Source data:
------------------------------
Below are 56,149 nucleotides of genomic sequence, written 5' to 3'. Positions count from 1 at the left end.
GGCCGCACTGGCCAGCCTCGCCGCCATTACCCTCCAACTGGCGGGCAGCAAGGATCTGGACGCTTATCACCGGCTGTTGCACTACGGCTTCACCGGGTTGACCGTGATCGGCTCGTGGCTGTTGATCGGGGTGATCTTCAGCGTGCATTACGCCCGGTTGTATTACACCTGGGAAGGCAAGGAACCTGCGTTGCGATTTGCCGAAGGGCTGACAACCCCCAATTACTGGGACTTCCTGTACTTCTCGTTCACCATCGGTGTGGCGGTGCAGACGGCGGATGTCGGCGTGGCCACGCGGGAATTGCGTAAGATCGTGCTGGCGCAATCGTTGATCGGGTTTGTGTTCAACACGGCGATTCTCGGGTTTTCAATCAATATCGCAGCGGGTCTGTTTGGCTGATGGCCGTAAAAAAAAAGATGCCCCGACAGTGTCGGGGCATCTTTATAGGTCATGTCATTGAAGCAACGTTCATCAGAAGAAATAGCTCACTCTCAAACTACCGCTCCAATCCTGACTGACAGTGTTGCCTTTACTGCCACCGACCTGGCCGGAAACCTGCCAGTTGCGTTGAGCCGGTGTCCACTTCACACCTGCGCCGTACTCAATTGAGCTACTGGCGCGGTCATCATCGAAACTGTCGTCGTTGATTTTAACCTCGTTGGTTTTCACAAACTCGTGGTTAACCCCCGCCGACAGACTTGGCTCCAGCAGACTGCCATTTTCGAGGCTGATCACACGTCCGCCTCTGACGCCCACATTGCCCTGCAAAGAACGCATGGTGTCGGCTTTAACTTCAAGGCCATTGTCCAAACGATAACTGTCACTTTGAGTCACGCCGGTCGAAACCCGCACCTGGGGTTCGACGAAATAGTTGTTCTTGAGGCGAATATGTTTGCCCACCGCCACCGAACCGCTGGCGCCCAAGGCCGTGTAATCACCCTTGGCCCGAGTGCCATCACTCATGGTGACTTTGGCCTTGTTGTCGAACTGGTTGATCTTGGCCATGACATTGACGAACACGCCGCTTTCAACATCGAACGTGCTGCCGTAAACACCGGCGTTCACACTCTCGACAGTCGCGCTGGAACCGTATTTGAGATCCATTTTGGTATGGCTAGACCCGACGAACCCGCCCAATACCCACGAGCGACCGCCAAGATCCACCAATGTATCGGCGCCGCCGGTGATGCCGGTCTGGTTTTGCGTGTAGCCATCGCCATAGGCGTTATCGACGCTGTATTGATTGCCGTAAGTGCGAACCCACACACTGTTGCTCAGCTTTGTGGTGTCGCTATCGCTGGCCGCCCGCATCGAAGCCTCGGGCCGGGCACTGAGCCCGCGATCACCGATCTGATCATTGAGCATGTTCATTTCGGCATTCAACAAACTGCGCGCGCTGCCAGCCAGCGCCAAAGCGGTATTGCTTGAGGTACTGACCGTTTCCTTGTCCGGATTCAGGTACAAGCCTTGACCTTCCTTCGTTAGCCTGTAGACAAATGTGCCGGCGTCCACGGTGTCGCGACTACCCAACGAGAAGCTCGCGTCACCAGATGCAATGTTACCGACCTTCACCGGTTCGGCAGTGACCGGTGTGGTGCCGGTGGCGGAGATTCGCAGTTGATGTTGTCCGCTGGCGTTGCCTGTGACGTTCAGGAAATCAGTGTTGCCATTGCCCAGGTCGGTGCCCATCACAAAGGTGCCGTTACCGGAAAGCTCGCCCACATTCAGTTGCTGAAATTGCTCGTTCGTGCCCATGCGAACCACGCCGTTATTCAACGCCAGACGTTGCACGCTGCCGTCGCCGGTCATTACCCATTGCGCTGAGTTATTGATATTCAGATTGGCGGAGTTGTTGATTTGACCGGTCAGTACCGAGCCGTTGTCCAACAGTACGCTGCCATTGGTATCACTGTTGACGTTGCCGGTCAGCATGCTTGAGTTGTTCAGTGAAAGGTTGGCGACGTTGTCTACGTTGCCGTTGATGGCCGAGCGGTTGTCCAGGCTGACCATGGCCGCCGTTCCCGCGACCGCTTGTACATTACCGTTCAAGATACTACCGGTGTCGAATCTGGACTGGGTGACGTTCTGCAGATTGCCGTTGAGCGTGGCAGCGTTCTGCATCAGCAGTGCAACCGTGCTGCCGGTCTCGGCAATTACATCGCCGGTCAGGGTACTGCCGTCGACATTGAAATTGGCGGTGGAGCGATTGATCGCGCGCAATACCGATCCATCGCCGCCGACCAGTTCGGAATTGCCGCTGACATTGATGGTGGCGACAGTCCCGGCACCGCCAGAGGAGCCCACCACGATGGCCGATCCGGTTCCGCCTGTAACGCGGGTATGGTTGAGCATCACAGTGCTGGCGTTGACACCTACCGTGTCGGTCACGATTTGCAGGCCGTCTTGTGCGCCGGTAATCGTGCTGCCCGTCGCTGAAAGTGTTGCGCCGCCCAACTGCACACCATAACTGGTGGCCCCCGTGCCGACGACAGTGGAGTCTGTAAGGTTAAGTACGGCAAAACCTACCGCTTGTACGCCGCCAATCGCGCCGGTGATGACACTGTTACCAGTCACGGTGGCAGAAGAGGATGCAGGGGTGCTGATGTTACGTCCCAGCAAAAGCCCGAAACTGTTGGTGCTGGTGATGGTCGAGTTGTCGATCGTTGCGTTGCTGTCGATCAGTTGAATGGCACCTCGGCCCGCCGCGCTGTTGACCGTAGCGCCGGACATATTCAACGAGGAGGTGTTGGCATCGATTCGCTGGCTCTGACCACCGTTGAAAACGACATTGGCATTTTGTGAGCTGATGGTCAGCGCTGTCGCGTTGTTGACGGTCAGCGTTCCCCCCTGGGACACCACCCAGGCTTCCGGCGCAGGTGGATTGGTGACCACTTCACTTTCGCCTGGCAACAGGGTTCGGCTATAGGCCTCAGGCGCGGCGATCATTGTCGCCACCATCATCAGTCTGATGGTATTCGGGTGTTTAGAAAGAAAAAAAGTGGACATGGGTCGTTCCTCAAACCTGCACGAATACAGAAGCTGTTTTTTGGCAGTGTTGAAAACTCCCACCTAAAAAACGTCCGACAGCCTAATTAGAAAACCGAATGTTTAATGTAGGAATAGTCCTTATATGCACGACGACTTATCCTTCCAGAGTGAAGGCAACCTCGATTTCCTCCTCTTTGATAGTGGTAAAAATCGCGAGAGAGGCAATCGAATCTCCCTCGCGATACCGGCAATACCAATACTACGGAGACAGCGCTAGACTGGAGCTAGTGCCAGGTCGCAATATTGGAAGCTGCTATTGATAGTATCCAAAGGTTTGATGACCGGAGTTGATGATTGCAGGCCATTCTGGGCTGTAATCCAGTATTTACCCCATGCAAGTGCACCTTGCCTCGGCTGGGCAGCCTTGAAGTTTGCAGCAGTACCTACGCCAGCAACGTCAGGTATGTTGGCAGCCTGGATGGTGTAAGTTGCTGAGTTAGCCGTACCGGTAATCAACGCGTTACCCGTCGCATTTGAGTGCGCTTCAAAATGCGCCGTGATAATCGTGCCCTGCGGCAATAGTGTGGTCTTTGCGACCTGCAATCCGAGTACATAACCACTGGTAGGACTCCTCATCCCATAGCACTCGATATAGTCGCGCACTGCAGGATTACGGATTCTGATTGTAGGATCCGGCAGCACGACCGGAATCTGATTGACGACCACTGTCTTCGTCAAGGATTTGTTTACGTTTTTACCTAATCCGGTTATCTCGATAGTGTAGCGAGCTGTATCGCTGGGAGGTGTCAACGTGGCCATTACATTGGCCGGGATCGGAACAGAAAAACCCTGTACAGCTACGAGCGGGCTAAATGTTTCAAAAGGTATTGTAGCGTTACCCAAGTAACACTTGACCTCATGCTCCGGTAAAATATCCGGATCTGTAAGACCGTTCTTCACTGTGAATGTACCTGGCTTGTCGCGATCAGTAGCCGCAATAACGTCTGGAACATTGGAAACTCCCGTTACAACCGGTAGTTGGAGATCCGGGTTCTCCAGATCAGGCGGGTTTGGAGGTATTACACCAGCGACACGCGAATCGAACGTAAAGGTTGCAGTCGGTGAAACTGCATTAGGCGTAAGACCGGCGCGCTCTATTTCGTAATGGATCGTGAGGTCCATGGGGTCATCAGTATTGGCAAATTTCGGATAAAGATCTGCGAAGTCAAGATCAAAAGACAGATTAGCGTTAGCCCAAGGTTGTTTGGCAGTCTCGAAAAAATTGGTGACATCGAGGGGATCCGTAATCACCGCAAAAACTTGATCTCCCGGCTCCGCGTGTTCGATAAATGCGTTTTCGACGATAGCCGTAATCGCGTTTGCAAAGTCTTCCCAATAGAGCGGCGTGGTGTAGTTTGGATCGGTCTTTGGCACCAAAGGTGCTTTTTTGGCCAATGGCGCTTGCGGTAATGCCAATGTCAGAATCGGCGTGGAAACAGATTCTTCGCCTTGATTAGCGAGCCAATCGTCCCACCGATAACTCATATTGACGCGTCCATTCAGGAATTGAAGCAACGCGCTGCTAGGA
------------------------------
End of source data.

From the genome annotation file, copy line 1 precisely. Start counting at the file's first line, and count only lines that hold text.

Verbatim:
Below are 56,149 nucleotides of genomic sequence, written 5' to 3'. Positions count from 1 at the left end.